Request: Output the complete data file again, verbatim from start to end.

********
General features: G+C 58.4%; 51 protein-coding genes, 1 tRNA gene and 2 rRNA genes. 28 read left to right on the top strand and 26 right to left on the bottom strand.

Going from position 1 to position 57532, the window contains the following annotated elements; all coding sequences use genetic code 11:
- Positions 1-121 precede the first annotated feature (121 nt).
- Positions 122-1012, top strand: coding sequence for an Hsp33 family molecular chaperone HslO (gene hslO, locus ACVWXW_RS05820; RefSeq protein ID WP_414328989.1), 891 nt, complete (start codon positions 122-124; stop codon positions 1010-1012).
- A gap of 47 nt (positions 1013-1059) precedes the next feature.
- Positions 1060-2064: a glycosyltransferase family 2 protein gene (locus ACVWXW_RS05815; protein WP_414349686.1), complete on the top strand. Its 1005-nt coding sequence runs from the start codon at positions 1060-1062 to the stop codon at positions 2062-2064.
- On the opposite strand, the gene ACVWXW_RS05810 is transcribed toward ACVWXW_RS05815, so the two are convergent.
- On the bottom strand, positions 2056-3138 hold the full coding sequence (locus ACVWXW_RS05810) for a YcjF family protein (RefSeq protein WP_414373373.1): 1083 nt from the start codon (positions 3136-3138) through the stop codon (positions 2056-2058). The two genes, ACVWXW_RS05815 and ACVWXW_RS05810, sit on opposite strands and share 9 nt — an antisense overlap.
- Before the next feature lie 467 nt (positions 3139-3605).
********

General features: G+C 58.4%; 51 protein-coding genes, 1 tRNA gene and 2 rRNA genes. 28 read left to right on the top strand and 26 right to left on the bottom strand.

Going from position 1 to position 57532, the window contains the following annotated elements; all coding sequences use genetic code 11:
- Positions 1-121 precede the first annotated feature (121 nt).
- Positions 122-1012, top strand: coding sequence for an Hsp33 family molecular chaperone HslO (gene hslO, locus ACVWXW_RS05820; RefSeq protein ID WP_414328989.1), 891 nt, complete (start codon positions 122-124; stop codon positions 1010-1012).
- A gap of 47 nt (positions 1013-1059) precedes the next feature.
- Positions 1060-2064: a glycosyltransferase family 2 protein gene (locus ACVWXW_RS05815; protein WP_414349686.1), complete on the top strand. Its 1005-nt coding sequence runs from the start codon at positions 1060-1062 to the stop codon at positions 2062-2064.
- On the opposite strand, the gene ACVWXW_RS05810 is transcribed toward ACVWXW_RS05815, so the two are convergent.
- On the bottom strand, positions 2056-3138 hold the full coding sequence (locus ACVWXW_RS05810) for a YcjF family protein (RefSeq protein WP_414373373.1): 1083 nt from the start codon (positions 3136-3138) through the stop codon (positions 2056-2058). The two genes, ACVWXW_RS05815 and ACVWXW_RS05810, sit on opposite strands and share 9 nt — an antisense overlap.
- Before the next feature lie 467 nt (positions 3139-3605).